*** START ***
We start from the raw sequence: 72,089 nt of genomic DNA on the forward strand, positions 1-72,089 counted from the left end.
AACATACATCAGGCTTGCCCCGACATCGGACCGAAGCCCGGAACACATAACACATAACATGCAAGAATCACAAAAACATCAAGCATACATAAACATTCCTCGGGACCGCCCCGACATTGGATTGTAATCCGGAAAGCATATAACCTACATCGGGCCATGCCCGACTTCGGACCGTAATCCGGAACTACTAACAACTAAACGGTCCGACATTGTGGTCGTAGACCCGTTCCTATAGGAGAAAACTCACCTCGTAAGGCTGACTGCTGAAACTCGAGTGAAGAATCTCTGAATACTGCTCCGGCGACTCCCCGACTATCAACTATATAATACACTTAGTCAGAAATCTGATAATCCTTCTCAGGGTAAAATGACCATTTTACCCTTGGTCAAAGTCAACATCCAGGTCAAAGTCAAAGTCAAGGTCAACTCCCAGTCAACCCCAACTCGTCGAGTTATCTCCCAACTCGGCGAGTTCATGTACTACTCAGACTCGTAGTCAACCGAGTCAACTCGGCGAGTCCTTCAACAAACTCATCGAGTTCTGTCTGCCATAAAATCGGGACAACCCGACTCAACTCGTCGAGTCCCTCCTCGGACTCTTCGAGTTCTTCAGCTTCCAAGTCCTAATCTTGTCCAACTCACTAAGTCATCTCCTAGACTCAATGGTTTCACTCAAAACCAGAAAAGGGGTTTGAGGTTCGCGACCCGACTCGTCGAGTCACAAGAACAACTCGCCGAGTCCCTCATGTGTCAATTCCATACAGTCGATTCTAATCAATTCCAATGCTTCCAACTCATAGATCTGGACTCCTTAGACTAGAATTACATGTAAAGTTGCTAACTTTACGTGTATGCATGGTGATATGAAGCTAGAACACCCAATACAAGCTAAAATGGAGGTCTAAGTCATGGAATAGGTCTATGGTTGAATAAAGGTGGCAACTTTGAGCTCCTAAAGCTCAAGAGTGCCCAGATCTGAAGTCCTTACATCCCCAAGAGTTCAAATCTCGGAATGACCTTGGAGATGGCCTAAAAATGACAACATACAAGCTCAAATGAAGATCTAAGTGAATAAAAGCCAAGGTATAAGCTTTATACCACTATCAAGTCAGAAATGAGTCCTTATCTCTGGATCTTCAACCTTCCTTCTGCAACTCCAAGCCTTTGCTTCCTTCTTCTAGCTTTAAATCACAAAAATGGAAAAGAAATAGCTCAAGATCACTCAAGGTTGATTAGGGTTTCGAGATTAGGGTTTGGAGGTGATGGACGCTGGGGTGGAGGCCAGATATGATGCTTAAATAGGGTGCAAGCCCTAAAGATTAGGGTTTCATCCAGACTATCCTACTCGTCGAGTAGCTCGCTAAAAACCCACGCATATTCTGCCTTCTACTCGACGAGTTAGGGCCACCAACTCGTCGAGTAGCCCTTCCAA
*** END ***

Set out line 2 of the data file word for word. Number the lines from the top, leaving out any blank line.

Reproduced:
AACATACATCAGGCTTGCCCCGACATCGGACCGAAGCCCGGAACACATAACACATAACATGCAAGAATCACAAAAACATCAAGCATACATAAACATTCCTCGGGACCGCCCCGACATTGGATTGTAATCCGGAAAGCATATAACCTACATCGGGCCATGCCCGACTTCGGACCGTAATCCGGAACTACTAACAACTAAACGGTCCGACATTGTGGTCGTAGACCCGTTCCTATAGGAGAAAACTCACCTCGTAAGGCTGACTGCTGAAACTCGAGTGAAGAATCTCTGAATACTGCTCCGGCGACTCCCCGACTATCAACTATATAATACACTTAGTCAGAAATCTGATAATCCTTCTCAGGGTAAAATGACCATTTTACCCTTGGTCAAAGTCAACATCCAGGTCAAAGTCAAAGTCAAGGTCAACTCCCAGTCAACCCCAACTCGTCGAGTTATCTCCCAACTCGGCGAGTTCATGTACTACTCAGACTCGTAGTCAACCGAGTCAACTCGGCGAGTCCTTCAACAAACTCATCGAGTTCTGTCTGCCATAAAATCGGGACAACCCGACTCAACTCGTCGAGTCCCTCCTCGGACTCTTCGAGTTCTTCAGCTTCCAAGTCCTAATCTTGTCCAACTCACTAAGTCATCTCCTAGACTCAATGGTTTCACTCAAAACCAGAAAAGGGGTTTGAGGTTCGCGACCCGACTCGTCGAGTCACAAGAACAACTCGCCGAGTCCCTCATGTGTCAATTCCATACAGTCGATTCTAATCAATTCCAATGCTTCCAACTCATAGATCTGGACTCCTTAGACTAGAATTACATGTAAAGTTGCTAACTTTACGTGTATGCATGGTGATATGAAGCTAGAACACCCAATACAAGCTAAAATGGAGGTCTAAGTCATGGAATAGGTCTATGGTTGAATAAAGGTGGCAACTTTGAGCTCCTAAAGCTCAAGAGTGCCCAGATCTGAAGTCCTTACATCCCCAAGAGTTCAAATCTCGGAATGACCTTGGAGATGGCCTAAAAATGACAACATACAAGCTCAAATGAAGATCTAAGTGAATAAAAGCCAAGGTATAAGCTTTATACCACTATCAAGTCAGAAATGAGTCCTTATCTCTGGATCTTCAACCTTCCTTCTGCAACTCCAAGCCTTTGCTTCCTTCTTCTAGCTTTAAATCACAAAAATGGAAAAGAAATAGCTCAAGATCACTCAAGGTTGATTAGGGTTTCGAGATTAGGGTTTGGAGGTGATGGACGCTGGGGTGGAGGCCAGATATGATGCTTAAATAGGGTGCAAGCCCTAAAGATTAGGGTTTCATCCAGACTATCCTACTCGTCGAGTAGCTCGCTAAAAACCCACGCATATTCTGCCTTCTACTCGACGAGTTAGGGCCACCAACTCGTCGAGTAGCCCTTCCAA